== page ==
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I just came home from singing with the choir for the Mass of the Lord’s Supper and Tenebrae a little while ago. It’s the beginning of the Triduum marathon for us. But, it’s a small sacrifice when put in the context of Christ’s Passion and death, which we observe again on Good Friday tomorrow.
I’ve been contemplating the extraordinary life of Jesus this Lententide. How his presence, even in his mother’s womb (one might say, “as a mere clump of cells”), blessed John the Baptist in his mother’s womb with the graces sufficient to “make straight the way of the Lord.” To be the last and greatest of the prophets. How he blessed Simeon and Anna at his presentation in the Temple. And the shepherds and the Magi. A mere baby, totally dependent and speechless and yet all who came in contact with him were changed forever.
This humble beginning — born in a stable and wrapped in the swaddling clothes intended for the Passover lambs — and ignominious end as a tortured and crucified criminal, lead to the advent of the Christian church which completely changed the world. It’s almost too improbable — that the life and death of a first century Jewish peasant would upend the pagan world in a few short years. The realization of this improbability chipped away at my atheistic skepticism some years ago. I could no longer convince myself that this was merely a man.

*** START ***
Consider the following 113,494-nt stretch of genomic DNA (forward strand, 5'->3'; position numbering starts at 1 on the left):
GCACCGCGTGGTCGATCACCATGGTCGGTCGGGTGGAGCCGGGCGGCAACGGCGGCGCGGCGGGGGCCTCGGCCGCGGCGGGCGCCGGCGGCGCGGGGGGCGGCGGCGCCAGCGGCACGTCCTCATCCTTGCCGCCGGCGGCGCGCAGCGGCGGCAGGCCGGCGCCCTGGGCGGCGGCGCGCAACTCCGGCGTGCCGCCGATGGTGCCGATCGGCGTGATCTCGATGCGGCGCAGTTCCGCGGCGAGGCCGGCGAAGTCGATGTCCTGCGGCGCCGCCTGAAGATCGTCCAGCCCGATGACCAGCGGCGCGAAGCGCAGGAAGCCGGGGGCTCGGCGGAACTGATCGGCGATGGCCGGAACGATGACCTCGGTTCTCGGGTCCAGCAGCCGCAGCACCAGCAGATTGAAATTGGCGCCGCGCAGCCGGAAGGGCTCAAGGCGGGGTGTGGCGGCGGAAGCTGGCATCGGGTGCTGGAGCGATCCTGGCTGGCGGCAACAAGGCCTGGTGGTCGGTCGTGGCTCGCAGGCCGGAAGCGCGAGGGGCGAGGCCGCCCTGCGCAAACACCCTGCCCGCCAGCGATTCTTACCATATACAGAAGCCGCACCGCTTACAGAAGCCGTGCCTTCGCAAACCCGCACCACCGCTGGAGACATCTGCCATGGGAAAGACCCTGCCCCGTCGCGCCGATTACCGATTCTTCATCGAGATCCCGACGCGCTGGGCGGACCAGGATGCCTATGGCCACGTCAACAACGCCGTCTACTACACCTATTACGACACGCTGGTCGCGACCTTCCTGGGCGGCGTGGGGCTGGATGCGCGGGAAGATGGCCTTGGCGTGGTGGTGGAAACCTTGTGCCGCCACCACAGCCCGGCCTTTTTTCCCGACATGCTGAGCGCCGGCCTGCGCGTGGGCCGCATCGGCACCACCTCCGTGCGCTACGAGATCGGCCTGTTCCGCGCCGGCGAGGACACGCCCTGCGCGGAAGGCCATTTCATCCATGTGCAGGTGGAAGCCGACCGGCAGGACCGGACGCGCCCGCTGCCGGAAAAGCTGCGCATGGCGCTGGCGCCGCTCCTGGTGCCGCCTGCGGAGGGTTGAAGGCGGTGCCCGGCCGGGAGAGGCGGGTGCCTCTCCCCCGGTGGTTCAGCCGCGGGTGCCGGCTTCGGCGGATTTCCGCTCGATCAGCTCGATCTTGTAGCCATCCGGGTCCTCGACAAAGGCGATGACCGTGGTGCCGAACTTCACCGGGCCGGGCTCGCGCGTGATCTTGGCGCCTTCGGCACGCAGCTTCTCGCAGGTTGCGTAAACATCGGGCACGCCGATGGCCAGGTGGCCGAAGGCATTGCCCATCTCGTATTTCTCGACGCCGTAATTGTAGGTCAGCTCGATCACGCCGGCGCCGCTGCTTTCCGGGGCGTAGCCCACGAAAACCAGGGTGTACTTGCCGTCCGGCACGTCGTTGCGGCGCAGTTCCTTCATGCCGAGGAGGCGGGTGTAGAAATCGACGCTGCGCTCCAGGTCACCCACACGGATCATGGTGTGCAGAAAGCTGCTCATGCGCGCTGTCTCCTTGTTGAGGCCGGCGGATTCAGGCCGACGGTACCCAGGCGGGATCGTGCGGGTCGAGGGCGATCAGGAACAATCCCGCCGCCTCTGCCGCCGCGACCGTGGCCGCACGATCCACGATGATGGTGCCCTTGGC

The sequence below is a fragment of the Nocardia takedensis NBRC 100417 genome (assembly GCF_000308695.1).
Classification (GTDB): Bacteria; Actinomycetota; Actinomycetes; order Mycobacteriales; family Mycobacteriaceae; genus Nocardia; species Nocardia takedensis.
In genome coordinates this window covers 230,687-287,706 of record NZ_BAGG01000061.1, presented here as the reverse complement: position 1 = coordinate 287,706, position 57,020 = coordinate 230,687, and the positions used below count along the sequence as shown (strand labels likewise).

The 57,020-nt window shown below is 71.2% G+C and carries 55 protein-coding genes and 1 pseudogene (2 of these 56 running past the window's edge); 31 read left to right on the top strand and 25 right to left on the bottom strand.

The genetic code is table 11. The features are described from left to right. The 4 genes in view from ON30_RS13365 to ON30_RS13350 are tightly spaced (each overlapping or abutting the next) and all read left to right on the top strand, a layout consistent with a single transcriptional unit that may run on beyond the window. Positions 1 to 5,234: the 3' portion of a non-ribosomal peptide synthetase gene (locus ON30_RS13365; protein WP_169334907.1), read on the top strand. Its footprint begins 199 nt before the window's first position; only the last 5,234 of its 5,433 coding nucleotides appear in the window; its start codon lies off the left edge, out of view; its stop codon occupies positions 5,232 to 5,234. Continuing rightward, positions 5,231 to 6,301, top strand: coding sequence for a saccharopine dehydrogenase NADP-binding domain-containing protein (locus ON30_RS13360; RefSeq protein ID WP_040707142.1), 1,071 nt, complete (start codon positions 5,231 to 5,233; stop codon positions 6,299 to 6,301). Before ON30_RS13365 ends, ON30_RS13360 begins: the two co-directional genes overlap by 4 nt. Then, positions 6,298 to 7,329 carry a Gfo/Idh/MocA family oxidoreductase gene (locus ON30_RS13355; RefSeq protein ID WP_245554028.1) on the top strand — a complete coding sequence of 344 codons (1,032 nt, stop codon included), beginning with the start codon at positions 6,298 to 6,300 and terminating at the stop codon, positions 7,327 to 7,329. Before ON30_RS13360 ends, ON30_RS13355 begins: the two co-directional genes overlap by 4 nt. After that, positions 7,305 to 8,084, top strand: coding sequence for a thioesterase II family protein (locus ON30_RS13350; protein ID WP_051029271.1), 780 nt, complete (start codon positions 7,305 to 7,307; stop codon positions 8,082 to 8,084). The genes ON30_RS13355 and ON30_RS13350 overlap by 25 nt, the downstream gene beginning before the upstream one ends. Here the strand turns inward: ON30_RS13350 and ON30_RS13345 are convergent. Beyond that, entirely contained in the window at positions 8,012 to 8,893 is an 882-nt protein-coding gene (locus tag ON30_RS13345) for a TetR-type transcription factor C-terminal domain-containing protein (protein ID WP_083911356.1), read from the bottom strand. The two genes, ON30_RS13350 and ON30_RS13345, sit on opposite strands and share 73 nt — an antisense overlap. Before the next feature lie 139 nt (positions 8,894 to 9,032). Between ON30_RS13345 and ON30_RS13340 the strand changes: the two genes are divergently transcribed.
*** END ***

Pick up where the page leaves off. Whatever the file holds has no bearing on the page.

As I pray the Sorrowful Mysteries of the Rosary, it has occurred to me just how extraordinary Christ’s behavior is under the circumstances. He is suffering this grave injustice as an innocent man, and yet he expresses no anger and no self-pity. In fact, just the opposite. When he encounters the women weeping for him on his way of the cross, he expresses pity for them. I can’t help but wonder how he blessed Saint Veronica as she carried off his image on the cloth she used to wipe his blood-stained face. Or Simon of Cyrene, who helped to carry Jesus’ cross and bore the blood of the Lord on his own shoulders. . .
I’ve always been struck by the image of Satan that Dante portrays in The Inferno. This fallen angel — magnificent as a creature of God — is in the pit of hell with his lower half encased in the ice of his tears of self-pity. If ever there was someone entitled to self-pity, it’s Jesus. And, yet, he not only doesn’t indulge himself, he continues to bless those around him, even from the cross. “You will be with me in paradise.” “Behold your mother.” “Father forgive them.” These are not normal human responses to the circumstance he finds himself in. Even his cry of “My God, my God, why have you abandon me?” (from Psalm 22) is a blessing to those of us who undergo serious suffering. It gives us permission to cry out in imitation of our Lord and to trust in the redemptive and purifying power of our own suffering united to Christ’s.
These are dark days in our world and our nation. But, there is this glimmer just on the horizon. The One whose radical love is eternal and ever present will rise again. We just have to have a little faith, and to love one another as He loves us, by His grace.
Blessed Triduum, Ricochet. Peace of Christ be with you.Published in